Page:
Social Media Sentiment Analysis vs. Social Incident Response: What’s the Difference?


Social media marketing is a many-headed hydra. From content distribution and campaign management to social listening and social analytics, it’s challenging to find the right division of labor to tame each element of social media management. But when it comes to preserving brand health, social media sentiment analysis and incident response are two often-confused components of effective social media marketing.

Here we’ll walk through the difference between sentiment analysis and incident response, and explain how each should be addressed by your marketing team.

What is social media sentiment analysis?

At its most technical, sentiment analysis — which also goes by the names opinion mining, brand listening, or sentiment mining — is a form of machine learning that uses natural language processing to understand human attitudes toward a topic or subject.

In social media, sentiment analysis is a form of social listening used to understand the emotion, feeling, or attitude behind a comment online. It allows marketers and brand managers to understand the true meaning behind digital communication, which, of course, exists in the absence of the contextual clues we rely on to understand the meaning of words in human-to-human conversation, like vocal tone, facial expressions, and body language.

Why should my business track social sentiment?

Brands monitor social media sentiment to add a much-needed layer of context to top-of-funnel brand awareness metrics, like number of online brand mentions, number of comments, and branded hashtag usage.

Here’s one illustrative example:

Let’s say you’ve launched a new product, and as a result, there’s a spike in mentions of your business on social media. It’s tempting to equate more mentions with a successful launch. But is this reception really positive? Or are people mentioning your business to mock or complain about the new product?

Social media sentiment analysis allows your marketing team to understand if these mentions are positive or negative. Without it, your marketing team won’t be able to tell the difference between criticism and praise without manually reviewing every single mention. And for companies with large online audiences, or enterprises with many subsidiary brand accounts, reviewing every single online mention simply isn’t a smart use of time.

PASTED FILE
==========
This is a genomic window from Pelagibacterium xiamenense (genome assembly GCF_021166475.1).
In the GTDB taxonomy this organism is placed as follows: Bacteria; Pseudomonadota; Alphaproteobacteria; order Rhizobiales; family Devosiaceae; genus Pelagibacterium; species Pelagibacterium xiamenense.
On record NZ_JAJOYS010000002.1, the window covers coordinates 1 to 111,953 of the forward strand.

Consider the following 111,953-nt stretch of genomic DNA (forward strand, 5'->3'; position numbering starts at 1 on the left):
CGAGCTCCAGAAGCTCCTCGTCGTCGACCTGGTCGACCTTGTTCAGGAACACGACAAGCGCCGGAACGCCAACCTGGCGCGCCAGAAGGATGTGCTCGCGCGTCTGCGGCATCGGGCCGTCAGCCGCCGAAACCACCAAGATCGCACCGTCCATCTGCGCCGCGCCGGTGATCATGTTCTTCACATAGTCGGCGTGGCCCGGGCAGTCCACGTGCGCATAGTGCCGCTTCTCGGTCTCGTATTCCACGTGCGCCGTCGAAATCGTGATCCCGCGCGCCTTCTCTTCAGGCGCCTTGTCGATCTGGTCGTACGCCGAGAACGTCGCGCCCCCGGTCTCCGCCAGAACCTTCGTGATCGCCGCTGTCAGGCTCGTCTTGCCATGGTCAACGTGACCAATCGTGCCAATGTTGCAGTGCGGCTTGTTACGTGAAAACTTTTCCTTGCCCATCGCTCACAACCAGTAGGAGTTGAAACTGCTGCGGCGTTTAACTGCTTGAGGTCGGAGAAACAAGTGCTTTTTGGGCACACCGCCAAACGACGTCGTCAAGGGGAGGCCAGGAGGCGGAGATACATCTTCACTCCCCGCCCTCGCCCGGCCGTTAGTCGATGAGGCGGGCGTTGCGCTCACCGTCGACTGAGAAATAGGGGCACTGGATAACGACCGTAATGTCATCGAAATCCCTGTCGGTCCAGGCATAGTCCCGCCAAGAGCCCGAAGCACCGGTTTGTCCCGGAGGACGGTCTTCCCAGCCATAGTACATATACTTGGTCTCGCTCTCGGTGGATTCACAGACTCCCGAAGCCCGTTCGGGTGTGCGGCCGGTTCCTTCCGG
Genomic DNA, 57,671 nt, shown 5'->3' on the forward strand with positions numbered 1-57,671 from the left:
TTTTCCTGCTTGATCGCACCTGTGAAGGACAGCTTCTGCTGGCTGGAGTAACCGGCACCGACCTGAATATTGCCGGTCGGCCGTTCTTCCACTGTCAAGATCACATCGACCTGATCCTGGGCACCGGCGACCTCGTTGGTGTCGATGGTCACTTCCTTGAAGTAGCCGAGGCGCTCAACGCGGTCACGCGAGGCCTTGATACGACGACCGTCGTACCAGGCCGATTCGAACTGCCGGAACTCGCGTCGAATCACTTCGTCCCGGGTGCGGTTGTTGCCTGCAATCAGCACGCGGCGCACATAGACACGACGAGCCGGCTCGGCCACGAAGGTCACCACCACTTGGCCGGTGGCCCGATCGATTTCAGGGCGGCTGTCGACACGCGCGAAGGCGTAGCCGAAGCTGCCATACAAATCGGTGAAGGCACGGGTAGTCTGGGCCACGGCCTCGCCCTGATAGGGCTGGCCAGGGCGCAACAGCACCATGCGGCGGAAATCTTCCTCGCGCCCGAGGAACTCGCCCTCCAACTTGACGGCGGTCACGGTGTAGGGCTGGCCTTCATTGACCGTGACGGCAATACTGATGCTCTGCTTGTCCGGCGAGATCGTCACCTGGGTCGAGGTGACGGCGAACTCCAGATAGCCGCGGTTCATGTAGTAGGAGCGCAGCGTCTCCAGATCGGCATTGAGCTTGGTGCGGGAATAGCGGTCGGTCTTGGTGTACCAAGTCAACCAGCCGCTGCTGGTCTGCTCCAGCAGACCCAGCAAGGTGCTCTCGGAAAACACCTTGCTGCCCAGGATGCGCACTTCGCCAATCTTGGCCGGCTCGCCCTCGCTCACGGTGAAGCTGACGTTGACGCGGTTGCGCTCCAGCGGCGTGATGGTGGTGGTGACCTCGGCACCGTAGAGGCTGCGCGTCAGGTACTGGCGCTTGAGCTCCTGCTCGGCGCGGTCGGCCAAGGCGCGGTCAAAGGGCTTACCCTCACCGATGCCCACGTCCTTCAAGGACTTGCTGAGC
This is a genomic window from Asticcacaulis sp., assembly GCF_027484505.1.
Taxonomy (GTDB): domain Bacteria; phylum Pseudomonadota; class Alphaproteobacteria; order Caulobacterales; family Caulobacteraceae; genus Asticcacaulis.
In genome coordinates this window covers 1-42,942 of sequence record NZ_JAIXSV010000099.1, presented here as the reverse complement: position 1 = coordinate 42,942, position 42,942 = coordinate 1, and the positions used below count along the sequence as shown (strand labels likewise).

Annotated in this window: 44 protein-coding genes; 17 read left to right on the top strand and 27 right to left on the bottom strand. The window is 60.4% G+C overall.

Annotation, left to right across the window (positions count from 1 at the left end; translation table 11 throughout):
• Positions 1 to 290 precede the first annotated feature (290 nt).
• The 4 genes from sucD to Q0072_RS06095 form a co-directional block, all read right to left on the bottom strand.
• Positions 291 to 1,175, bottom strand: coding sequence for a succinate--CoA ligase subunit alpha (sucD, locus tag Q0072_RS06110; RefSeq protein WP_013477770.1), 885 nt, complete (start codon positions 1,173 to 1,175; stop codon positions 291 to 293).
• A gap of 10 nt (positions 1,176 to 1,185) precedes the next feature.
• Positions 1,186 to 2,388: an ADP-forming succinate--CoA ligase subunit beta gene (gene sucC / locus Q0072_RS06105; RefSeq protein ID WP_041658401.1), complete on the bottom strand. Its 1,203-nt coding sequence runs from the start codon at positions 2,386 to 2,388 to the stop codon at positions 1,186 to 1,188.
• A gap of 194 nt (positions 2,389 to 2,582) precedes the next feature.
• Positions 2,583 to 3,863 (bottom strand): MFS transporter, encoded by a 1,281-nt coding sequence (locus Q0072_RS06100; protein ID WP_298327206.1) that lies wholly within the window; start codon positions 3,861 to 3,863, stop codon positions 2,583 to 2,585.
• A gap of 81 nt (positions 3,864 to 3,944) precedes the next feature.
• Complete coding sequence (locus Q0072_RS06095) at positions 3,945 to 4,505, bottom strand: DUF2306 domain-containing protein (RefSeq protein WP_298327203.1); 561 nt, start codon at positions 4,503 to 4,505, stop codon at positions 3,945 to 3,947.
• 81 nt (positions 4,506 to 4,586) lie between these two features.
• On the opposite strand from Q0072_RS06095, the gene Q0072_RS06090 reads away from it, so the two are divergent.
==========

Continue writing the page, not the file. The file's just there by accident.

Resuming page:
How should I use social media sentiment analysis for my business?

First and foremost, social media sentiment analysis is a leading indicator of brand health. If more people are talking about your brand online — perhaps raving about your product or services, and recommending it to their friends — then you must be doing something right.

Once you have a historical baseline for online sentiment toward your brand, you can also use social media sentiment analysis to:

  • Understand how your brand and content are being received
  • Identify influencers and thought leaders to help distribute and amplify content
  • Stay on top of real-time conversations, topics, and trends with hashtag and phrase tracking
  • Compare your brand’s audience sentiment against competitors and industry leaders
  • Track brand health and monitor the impact of product launches, new campaigns, press coverage, and more

What is social incident response?

Once you have social sentiment analysis in place and are tracking every time your brand is mentioned online, what do you do about it?

That’s where social incident response comes in.